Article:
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Sunday, July 21, 2024



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Salah Abdo fled his war-torn homeland with his family at age three. Now, through hard work and perseverance, he brings his basketball talents to Trinity.

On February 9, 1991, a year after the Somali civil war began, Hassan Abdo and 35 family members and friends packed into a motor boat, no larger than 20 by eight feet, to flee the once-peaceful town of Brava, Somalia, in search of a new life.

“Rebels attacked [Brava] and people were being killed,” Hassan Abdo recalls 18 years later, from his home in Chelsea, Massachusetts. “My family was not safe—we could not sleep at night.”

Fleeing was a risky venture, as those caught were killed by the warlords, and those who broke free were forced to find refuge in another world. There was little room for much beyond fuel and food on the small craft. With no pilot or compass, they began an 1,100-mile, 15-day excursion over the treacherous waters of the Indian Ocean.

“People vomited, waves crashed, and water spilled into the boat. There were sharks everywhere,” Hassan Abdo says of the first night at sea. “We nearly lost hope. We just prayed and prayed and prayed.”

The group made land, and thanks to luck, smarts, survival tactics, and hope, they worked their way to Kenya and eventually on to Cairo, Egypt. There, Hassan Abdo, who speaks five languages, applied for immigration to the United States. It was granted due to his extensive education and his previous agricultural work with the Somalian and Italian governments.

One of Hassan Abdo’s six children, Trinity student Salah Abdo ’11, was three years old the day he and his family boarded that boat. He’d turned five by the time they landed in Boston, Massachusetts, where a relative housed them. Besides images of armed soldiers robbing innocent people, Salah says he doesn’t remember much from those years, but fondly recalls his first meal in America: Bagel Bites and Coca-Cola.

“They were so good. Every time I eat them now, it reminds me that I’m an American. There’s no better country. You can do what you will. But while I’m an American during the day, I sleep a Somalian.”

That is why Salah, a guard on the Bantam basketball team, wants to be a role model for young Somalians to help them understand there is reason for hope.

“Just seeing another Somalian do positive things is encouraging,” he says. “Everyone associates Somalia with pirates and crime—even Somalians. It’s important for young Somalians to know and see that you can do good things with your life.” Abdo strives to be a role model, like his father has been for him, and says he finds inspiration from other Somalians he admires, such as Kaynaan Warsame (K’Naan), a progressive hip-hop artist whom Salah met at the Trinity International Hip Hop Festival this year. It is no coincidence that the musician’s song, entitled “Wavin’ Flag,” resonates with Salah. And just as K’Naan uses music as a platform to spread hope to his countrymen, Salah uses his sport, volunteering as a basketball coach and spending time with Somalians in his community and at his alma mater, the Boys & Girls Club.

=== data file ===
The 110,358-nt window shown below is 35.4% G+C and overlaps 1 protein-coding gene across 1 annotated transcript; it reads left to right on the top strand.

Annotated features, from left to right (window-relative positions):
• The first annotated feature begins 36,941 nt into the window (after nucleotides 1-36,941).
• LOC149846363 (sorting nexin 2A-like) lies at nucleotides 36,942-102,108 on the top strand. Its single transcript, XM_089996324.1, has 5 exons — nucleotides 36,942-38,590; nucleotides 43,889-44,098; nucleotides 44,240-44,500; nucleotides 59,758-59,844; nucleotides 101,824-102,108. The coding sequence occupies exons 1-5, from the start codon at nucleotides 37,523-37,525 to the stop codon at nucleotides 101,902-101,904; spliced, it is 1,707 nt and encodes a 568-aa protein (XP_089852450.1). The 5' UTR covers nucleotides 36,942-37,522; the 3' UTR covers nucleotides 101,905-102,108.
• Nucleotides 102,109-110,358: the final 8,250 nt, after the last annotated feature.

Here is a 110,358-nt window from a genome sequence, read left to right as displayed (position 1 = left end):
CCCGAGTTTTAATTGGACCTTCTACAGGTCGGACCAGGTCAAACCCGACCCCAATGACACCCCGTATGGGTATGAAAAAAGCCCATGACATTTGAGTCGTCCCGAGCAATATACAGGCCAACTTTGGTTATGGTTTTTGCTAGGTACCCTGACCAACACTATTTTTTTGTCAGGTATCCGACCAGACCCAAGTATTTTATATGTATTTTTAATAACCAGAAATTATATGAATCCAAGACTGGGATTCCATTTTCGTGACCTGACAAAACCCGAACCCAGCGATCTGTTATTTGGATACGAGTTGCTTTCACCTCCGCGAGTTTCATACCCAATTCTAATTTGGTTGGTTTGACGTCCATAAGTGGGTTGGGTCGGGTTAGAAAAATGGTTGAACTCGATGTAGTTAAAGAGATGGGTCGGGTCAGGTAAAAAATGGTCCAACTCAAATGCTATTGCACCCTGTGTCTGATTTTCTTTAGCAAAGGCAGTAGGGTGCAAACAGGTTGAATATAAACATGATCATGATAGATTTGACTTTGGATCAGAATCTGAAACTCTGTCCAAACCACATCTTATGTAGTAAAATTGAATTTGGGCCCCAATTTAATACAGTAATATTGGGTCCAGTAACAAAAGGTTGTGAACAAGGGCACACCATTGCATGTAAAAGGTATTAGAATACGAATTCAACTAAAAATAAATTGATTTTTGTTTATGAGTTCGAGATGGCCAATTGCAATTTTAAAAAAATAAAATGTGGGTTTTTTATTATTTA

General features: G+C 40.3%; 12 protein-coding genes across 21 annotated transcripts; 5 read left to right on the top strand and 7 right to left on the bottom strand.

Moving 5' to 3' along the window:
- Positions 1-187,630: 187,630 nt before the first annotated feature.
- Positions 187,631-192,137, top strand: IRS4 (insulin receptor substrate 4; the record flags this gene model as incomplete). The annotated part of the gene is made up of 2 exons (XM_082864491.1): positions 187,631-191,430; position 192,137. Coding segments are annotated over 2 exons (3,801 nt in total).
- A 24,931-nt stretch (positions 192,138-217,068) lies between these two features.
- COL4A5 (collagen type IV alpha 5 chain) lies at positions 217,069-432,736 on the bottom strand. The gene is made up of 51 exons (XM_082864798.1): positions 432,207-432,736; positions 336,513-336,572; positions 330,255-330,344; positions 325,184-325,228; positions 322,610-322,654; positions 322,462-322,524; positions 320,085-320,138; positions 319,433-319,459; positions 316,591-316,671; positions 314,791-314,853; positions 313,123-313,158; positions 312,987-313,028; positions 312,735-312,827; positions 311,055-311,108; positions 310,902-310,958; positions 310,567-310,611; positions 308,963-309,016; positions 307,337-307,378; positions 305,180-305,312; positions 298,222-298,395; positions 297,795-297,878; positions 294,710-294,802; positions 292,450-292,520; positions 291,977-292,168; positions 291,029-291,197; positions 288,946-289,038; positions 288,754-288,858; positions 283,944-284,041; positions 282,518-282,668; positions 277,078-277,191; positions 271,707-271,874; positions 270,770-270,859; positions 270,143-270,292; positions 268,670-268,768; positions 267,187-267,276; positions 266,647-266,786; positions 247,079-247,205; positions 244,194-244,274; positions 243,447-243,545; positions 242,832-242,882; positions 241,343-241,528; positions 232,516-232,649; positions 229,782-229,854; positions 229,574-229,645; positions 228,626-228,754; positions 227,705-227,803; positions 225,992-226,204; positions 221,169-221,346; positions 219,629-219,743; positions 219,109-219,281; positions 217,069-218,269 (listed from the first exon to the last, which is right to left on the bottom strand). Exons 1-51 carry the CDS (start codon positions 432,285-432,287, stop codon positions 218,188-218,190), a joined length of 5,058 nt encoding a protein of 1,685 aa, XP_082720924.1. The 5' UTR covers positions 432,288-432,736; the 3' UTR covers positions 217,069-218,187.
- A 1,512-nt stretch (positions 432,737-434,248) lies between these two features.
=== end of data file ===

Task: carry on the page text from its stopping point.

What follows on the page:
“The fact that he’s a great athlete allows him to connect with young people, and he’s smart enough to then stress the importance of education,” Josh Kraft, CEO of the Boys & Girls Club of Boston, says. “I’ve always been impressed with his sense of responsibility.”

Hard work, perseverance

Salah’s athletic talent caught the attention of the Somalian National Basketball Team in the Somalian National Invitational Tournament in 2003 in Toronto, where the young star, then 16 years old, led his team from Boston to the championship game from among a field of 24 teams. Mohammed Guled, his long-time friend and mentor, was the coach. Guled, who has two younger brothers coached by Abdo, received a call from the National Team this summer to inquire again about Abdo’s availability to play in the Arab League. In rehabilitation for an injury, he was unable to join.

Abdo graduated from St. Mark’s School (Massachusetts) where he played for David Lubick, whom Salah considers a friend and an inspiration. He went on to play at the University of New Hampshire. He transferred to Trinity after seeing the positive experience high school teammate, co-captain Paul Rowe, had as a player here.

Abdo showed flashes of his talent last season, but didn’t play at full strength in his first year with the Bantams, in which he averaged seven points, four rebounds, and three assists a game. Head Men’s Basketball Coach SeanTabb says that his talent matches his character and that we can expect big things of Salah.

“He’s an immensely talented player,” Tabb says. “And once he’s back to top physical and mental condition, the sky’s the limit for him in this league.”

The coach recognizes the value of Salah as a person as well as a player.

“We’re very lucky to have him here,” Tabb said. “His teammates love him, he’s well respected, and he always has a smile on his face.”

With his remarkable past and his hopes for the future, Salah says he has every reason to smile.

By: Michael Raciti

The Trinity Reporter

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